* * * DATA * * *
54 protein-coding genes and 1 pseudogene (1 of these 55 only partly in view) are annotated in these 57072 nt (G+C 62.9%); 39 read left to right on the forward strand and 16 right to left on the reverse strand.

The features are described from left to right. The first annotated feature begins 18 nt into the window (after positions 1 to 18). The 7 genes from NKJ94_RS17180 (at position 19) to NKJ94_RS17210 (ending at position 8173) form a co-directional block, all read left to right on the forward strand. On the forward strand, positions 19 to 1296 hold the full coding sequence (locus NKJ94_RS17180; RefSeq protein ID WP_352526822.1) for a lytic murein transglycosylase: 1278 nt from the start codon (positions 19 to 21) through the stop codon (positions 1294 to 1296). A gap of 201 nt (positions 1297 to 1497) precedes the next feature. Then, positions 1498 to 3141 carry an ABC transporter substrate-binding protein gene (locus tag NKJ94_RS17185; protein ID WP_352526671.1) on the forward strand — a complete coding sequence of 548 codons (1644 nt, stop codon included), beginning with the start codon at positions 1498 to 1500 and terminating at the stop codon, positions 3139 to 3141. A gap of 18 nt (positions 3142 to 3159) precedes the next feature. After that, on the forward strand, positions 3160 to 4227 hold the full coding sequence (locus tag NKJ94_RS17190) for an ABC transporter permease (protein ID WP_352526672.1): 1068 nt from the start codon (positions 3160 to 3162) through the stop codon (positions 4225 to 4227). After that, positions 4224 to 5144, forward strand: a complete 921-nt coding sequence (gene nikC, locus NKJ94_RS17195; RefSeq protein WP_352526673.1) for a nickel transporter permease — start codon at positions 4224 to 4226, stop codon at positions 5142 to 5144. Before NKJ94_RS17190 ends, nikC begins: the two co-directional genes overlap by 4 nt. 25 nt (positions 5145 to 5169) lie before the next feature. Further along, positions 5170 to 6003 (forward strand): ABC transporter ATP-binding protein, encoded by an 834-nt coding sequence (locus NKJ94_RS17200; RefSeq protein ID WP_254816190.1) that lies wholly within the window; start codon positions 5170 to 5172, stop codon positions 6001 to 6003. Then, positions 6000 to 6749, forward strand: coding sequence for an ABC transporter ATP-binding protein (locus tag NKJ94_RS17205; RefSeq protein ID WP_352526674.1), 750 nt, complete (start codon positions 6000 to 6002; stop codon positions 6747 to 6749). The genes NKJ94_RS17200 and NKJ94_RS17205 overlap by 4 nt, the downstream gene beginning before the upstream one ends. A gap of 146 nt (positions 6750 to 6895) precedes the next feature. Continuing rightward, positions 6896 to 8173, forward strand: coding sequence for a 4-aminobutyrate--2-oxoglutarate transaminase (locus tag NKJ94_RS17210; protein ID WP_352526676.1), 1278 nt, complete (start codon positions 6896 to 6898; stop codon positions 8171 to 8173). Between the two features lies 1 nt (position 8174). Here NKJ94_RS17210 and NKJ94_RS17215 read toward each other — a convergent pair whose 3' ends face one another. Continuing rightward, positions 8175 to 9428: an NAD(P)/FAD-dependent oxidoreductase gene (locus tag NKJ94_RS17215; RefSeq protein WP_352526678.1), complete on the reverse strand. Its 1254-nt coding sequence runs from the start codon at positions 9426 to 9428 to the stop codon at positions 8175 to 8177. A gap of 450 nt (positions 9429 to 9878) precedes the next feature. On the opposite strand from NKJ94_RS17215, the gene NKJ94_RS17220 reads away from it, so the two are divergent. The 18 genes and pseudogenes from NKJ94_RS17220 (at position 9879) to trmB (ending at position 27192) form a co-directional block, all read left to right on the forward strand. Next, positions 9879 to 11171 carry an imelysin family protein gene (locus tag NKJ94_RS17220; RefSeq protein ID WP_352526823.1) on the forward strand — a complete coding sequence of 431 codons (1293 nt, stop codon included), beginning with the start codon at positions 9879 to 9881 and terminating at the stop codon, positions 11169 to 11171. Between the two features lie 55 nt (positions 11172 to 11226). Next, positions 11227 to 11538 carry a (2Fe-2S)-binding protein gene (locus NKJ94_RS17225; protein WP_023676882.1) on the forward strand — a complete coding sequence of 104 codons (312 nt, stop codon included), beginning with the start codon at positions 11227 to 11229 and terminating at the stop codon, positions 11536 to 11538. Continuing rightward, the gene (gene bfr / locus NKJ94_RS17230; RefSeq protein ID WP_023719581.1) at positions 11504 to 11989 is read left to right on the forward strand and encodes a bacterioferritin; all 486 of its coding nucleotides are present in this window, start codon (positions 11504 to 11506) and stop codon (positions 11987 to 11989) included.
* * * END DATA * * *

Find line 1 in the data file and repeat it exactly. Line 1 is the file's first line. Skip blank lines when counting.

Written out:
54 protein-coding genes and 1 pseudogene (1 of these 55 only partly in view) are annotated in these 57072 nt (G+C 62.9%); 39 read left to right on the forward strand and 16 right to left on the reverse strand.